This Cassini image shows Jupiter from an unusual perspective. If you were to float just beneath the giant planet and look directly up, you would be greeted with this striking sight: red, bronze and white bands encircling a hazy south pole. The multicolored concentric layers are broken in places by prominent weather systems such as Jupiter’s famous Great Red Spot, visible towards the upper left, chaotic patches of cloud and pale white dots.
This 20X view of an enteric valve of patawatermes nigripunctatus, a humivore termite...
This 20x photo of Urania ripheus (Madagascan Sunset Moth) received an Image of...
Projecting images on curved screens poses a dilemma. The sharper the image, the darker it is. A...
NASA's Mars Exploration Rover Opportunity captured images of a comet passing much closer to Mars than any previous known comet flyby of Earth or Mars. The images of comet Siding Spring were taken against a backdrop of the pre-dawn Martian sky on October 19, 2014. Images of comet A1 Siding Spring from the rover's panoramic camera (Pancam) are online.
Through a computational algorithm, researchers have developed a neural network that allows a small robot to detect different patterns, such as images, fingerprints, handwriting, faces, bodies, voice frequencies and DNA sequences. Nancy Guadalupe Arana Daniel focused on the recognition of human silhouettes in disaster situations.
The subject of this Hubble image is NGC 5474, a dwarf galaxy located 21 million light-years away in the constellation of Ursa Major (The Great Bear). This beautiful image was taken with Hubble's Advanced Camera for Surveys (ACS). The term "dwarf galaxy" may sound diminutive, but don't let that fool you — NGC 5474 contains several billion stars!
Taking center stage in this new NASA/ESA Hubble Space Telescope image is a galaxy known as NGC 3081, set against an assortment of glittering galaxies in the distance. Located in the constellation of Hydra (The Sea Serpent), NGC 3081 is located over 86 million light-years from us. It is known as a type II Seyfert galaxy, characterized by its dazzling nucleus.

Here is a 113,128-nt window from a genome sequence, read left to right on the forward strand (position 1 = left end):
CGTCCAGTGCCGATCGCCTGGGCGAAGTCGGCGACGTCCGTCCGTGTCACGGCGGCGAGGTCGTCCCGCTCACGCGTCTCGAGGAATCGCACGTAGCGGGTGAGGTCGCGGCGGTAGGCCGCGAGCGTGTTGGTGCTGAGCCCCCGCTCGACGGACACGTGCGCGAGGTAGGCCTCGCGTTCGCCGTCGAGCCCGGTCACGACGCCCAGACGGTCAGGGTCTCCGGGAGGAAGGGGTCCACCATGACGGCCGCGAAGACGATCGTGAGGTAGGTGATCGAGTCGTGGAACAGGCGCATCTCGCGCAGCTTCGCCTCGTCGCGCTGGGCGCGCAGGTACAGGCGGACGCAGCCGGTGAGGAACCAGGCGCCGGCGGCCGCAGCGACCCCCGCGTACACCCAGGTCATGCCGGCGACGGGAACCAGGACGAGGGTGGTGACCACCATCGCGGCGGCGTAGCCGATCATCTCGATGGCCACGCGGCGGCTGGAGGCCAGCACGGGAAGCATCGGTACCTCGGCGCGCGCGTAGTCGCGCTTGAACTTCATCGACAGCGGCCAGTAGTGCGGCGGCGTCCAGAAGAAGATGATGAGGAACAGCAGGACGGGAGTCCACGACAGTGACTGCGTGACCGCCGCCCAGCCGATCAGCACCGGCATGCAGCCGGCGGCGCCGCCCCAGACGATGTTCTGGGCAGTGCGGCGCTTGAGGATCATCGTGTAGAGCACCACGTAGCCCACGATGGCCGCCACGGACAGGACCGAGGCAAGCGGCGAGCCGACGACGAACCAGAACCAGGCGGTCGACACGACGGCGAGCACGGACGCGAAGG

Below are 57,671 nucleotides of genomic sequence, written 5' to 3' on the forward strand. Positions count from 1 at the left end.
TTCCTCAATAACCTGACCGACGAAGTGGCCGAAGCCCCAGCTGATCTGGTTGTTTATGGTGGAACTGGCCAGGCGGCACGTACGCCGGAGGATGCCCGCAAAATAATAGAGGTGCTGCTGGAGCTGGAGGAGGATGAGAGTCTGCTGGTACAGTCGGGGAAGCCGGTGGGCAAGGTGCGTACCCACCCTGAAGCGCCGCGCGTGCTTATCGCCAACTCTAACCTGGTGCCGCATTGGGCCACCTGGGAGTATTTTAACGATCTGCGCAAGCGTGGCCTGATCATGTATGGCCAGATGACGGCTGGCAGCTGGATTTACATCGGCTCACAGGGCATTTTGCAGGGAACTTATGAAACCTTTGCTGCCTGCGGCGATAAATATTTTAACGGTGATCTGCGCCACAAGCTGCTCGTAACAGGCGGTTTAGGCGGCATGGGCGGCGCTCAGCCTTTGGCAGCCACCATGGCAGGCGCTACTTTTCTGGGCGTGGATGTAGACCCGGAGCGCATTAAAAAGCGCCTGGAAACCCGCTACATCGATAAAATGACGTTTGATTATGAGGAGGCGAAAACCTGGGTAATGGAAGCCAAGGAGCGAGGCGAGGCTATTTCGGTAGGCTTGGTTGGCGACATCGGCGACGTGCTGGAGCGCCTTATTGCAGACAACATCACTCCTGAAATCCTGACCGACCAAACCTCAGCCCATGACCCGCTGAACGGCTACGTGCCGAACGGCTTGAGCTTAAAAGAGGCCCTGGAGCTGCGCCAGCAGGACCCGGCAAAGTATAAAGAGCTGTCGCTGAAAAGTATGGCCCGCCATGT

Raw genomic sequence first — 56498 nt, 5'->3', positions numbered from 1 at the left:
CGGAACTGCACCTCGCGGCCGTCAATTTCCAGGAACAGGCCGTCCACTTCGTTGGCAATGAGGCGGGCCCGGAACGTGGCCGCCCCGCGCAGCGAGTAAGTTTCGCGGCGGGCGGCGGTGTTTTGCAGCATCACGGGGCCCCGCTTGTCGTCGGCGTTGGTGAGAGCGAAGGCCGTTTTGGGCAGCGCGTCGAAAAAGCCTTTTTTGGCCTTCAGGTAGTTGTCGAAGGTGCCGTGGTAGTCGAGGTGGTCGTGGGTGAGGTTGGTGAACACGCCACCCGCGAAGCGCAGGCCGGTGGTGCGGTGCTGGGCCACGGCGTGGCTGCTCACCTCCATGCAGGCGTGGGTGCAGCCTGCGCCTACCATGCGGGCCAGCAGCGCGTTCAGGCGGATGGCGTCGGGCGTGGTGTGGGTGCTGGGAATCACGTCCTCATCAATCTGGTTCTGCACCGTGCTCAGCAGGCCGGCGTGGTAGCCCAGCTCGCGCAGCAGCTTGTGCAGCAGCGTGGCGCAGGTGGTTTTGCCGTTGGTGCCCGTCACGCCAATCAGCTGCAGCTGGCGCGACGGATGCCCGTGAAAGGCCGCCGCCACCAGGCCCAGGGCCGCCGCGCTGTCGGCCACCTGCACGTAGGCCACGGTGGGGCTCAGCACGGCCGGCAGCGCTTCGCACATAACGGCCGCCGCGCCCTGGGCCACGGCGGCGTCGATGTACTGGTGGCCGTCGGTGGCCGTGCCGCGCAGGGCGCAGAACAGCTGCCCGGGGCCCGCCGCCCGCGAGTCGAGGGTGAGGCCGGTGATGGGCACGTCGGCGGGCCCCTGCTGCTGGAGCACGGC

This gorgeous, high-arching double rainbow signaled the end to a stormy spring day. It was taken at sunset from Samos Island, Greece, a small island in the Aegean Sea. Reddened colors of the primary and secondary bows result from the increased path length of sunlight when the Sun is below the horizon.
This 50x photo of a crystal of sulphur, resorcinal and azelaic acid received an Image of Distinction designation in the 2013 Nikon Small World Photomicrophotography Competition, which recognizes excellence in photography with the optical microscope. The polarized light image was taken by Dr. John Hart of Hart3D Films and Deptartment of Atmospheric and Oceanic Science, Univ. of Colorado, Boulder.
Sandy landforms formed by the wind, or aeolian bedforms, are classified by the wavelength — or length — between crests. On Mars, we can observe four classes of bedforms (in order of increasing wavelengths): ripples, transverse aeolian ridges (known as TARs), dunes, and what are called “draa.” All of these are visible in this Juventae Chasma image.